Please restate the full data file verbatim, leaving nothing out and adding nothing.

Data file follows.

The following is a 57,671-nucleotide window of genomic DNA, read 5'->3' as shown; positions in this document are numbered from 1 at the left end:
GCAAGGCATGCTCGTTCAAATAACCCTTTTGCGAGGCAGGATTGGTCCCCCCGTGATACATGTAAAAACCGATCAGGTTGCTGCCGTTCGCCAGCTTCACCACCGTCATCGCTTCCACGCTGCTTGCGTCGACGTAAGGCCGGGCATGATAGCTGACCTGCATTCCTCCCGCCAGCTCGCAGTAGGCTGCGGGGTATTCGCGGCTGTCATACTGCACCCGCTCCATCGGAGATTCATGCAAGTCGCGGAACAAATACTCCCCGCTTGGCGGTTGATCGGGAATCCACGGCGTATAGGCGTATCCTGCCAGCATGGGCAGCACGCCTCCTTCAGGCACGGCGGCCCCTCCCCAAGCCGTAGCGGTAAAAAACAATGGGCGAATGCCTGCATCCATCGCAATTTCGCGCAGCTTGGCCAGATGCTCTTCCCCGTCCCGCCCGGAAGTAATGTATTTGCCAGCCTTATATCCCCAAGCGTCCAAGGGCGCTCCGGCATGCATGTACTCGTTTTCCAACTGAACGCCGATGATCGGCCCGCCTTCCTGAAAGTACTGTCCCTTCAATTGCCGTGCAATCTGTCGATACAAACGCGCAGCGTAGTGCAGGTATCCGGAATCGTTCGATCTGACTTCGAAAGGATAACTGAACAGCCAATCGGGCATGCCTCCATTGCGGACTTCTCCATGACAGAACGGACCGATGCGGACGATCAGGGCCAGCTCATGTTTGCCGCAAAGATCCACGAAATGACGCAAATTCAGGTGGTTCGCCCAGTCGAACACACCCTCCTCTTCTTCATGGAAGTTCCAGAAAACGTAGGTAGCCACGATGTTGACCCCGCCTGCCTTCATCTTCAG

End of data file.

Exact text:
The following is a 57,671-nucleotide window of genomic DNA, read 5'->3' as shown; positions in this document are numbered from 1 at the left end:
GCAAGGCATGCTCGTTCAAATAACCCTTTTGCGAGGCAGGATTGGTCCCCCCGTGATACATGTAAAAACCGATCAGGTTGCTGCCGTTCGCCAGCTTCACCACCGTCATCGCTTCCACGCTGCTTGCGTCGACGTAAGGCCGGGCATGATAGCTGACCTGCATTCCTCCCGCCAGCTCGCAGTAGGCTGCGGGGTATTCGCGGCTGTCATACTGCACCCGCTCCATCGGAGATTCATGCAAGTCGCGGAACAAATACTCCCCGCTTGGCGGTTGATCGGGAATCCACGGCGTATAGGCGTATCCTGCCAGCATGGGCAGCACGCCTCCTTCAGGCACGGCGGCCCCTCCCCAAGCCGTAGCGGTAAAAAACAATGGGCGAATGCCTGCATCCATCGCAATTTCGCGCAGCTTGGCCAGATGCTCTTCCCCGTCCCGCCCGGAAGTAATGTATTTGCCAGCCTTATATCCCCAAGCGTCCAAGGGCGCTCCGGCATGCATGTACTCGTTTTCCAACTGAACGCCGATGATCGGCCCGCCTTCCTGAAAGTACTGTCCCTTCAATTGCCGTGCAATCTGTCGATACAAACGCGCAGCGTAGTGCAGGTATCCGGAATCGTTCGATCTGACTTCGAAAGGATAACTGAACAGCCAATCGGGCATGCCTCCATTGCGGACTTCTCCATGACAGAACGGACCGATGCGGACGATCAGGGCCAGCTCATGTTTGCCGCAAAGATCCACGAAATGACGCAAATTCAGGTGGTTCGCCCAGTCGAACACACCCTCCTCTTCTTCATGGAAGTTCCAGAAAACGTAGGTAGCCACGATGTTGACCCCGCCTGCCTTCATCTTCAG